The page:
Sadly, suffering and tragedy are part of life—impossible to avoid. This week, for example, people all over the world were stunned by photos and video of Monday and Tuesday’s fire in Notre-Dame Cathedral. I spent Monday afternoon in a state of deep sorrow as I watched those destructive bright flames ravaging that revered house of prayer and worship. To say that it ruined my day would be a vast understatement. This was a church where Louise and I worshipped from the rear gallery, by the organ console, only last summer, and where I had attended many masses and organ recitals during my year of study in Paris. This fire was highly personal. But the fire was also the source of grief for millions of people who had never been to Paris, and who have never visited Notre-Dame Cathedral.

Sheryl Sandberg, in her book, Option B, describes the events surrounding the sudden death of her beloved husband, Dave Goldberg, at the age of 47. They had a beautiful marriage and friendship—and they had young children. Everyone experienced unconsolable suffering and loss. Shortly after Dave’s death, their rabbi advised Sherly to “lean in” towards the sad and difficult feelings she was experiencing—to “expect it to be awful.”

Tonight, during the final part of our Maundy Thursday service, we will commemorate the sorrowful and grievous death of Christ on the cross. Even for the disciples who had been told by Jesus that he would endure great suffering, the enactment of this agonizing and brutal “death penalty” must have been unbearably painful. And then, there was the sense of loss, uncertainty, and hopelessness. I am fairly sure that these followers of Jesus instinctively “leaned in” towards their grief over a death that was truly awful.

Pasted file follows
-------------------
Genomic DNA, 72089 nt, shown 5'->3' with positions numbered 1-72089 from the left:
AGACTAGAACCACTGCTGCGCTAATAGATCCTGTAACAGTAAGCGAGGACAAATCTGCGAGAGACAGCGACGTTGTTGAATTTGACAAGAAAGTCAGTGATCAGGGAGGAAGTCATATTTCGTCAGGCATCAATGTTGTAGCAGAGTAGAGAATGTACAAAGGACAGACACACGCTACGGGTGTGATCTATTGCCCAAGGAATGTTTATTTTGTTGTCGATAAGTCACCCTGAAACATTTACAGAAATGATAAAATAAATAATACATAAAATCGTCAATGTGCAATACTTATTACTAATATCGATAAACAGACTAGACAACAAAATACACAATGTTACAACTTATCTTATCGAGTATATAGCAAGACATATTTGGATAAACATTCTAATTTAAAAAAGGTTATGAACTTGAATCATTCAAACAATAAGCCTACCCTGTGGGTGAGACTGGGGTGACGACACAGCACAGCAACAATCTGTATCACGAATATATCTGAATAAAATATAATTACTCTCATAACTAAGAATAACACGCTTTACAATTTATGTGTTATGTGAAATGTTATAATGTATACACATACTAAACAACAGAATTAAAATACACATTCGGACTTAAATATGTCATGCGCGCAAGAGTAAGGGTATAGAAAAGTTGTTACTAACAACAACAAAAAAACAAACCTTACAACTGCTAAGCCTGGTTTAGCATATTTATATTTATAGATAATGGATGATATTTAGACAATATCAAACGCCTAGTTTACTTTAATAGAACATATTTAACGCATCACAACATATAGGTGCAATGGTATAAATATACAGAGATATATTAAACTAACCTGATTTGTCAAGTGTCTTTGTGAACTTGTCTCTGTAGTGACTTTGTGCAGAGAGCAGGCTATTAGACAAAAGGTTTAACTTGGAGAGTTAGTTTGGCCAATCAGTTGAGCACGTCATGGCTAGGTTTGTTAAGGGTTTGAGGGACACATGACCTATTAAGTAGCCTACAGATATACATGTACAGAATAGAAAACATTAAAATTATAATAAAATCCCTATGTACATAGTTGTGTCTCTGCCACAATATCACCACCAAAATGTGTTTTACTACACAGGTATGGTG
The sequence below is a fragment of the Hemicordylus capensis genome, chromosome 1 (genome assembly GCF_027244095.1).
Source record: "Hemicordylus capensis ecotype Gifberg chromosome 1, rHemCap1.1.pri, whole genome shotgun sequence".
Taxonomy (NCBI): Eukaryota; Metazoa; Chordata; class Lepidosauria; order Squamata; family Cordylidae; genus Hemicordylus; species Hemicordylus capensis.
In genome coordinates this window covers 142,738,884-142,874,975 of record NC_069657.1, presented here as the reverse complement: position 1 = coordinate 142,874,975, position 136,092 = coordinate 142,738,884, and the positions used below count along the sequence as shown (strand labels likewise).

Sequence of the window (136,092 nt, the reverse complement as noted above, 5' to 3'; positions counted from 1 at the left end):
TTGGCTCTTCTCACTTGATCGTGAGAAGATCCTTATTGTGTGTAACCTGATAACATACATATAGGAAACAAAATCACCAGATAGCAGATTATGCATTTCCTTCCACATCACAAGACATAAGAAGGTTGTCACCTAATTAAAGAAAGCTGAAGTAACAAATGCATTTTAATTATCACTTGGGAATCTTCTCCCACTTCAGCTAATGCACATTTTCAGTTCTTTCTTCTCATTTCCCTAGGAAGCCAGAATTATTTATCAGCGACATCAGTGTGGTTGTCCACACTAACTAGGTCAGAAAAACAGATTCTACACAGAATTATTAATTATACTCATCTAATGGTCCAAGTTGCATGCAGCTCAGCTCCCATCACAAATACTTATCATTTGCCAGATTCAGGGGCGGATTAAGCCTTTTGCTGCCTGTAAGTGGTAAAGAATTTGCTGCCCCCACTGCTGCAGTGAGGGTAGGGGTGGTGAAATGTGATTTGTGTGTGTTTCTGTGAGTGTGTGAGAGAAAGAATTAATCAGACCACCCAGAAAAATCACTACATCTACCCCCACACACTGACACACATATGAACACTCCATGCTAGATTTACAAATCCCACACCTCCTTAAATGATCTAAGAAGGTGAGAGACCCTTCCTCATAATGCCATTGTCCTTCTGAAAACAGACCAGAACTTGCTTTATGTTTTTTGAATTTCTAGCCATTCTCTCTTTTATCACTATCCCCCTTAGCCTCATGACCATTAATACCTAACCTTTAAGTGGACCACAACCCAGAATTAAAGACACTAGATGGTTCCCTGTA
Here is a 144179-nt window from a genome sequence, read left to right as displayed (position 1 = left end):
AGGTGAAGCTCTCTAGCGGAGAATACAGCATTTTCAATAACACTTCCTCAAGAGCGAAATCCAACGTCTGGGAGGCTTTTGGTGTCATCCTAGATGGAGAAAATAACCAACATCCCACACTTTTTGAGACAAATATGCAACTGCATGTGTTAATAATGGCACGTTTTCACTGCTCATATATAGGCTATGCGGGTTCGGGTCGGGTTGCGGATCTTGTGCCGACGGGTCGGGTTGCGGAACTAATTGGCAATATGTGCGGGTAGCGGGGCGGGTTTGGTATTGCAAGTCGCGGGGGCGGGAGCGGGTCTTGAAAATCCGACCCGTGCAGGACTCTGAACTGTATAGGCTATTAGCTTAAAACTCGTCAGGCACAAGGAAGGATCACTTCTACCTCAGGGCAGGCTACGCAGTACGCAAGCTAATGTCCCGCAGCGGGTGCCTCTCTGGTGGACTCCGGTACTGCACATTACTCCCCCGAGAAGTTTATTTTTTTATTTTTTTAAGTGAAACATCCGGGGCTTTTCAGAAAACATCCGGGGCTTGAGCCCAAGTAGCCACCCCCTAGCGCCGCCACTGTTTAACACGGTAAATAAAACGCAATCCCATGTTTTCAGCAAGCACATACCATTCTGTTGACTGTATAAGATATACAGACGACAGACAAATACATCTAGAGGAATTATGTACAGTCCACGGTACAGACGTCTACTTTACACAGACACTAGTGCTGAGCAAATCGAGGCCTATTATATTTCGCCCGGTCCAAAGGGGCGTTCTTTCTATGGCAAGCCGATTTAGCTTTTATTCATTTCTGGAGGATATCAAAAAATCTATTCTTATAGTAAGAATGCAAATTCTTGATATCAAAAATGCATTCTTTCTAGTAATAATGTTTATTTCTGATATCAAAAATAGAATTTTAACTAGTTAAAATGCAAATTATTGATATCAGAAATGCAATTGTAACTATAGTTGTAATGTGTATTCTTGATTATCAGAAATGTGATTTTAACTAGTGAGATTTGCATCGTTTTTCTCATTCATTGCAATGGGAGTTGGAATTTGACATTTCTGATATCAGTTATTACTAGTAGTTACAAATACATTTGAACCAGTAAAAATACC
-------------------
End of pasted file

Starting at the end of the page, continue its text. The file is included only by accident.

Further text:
Many times, suffering and tragedy are followed by some sort of recovery and restoration, whether in part or in full. This seems to be the case with Notre-Dame, which promises to be rebuilt over the years. Likewise, Sheryl Sandberg, with the help of her family, friends, colleagues, and spiritual advisors, is working her way through the pain of loss.

Followers of Jesus, including the people of River Road Church, have an opportunity each Holy Week to commemorate the Last Supper and then to “lean in” to the agony of Christ’s crucifixion and death as the sanctuary darkens at the end of our Maundy Thursday service. By acknowledging the loss, we can rejoice with greater zeal and devotion when we celebrate the the restorative joy of the resurrection on Easter. Come to church tonight for the Service of Holy Communion and Tenebrae—“lean in.”

Written by Bob Gallagher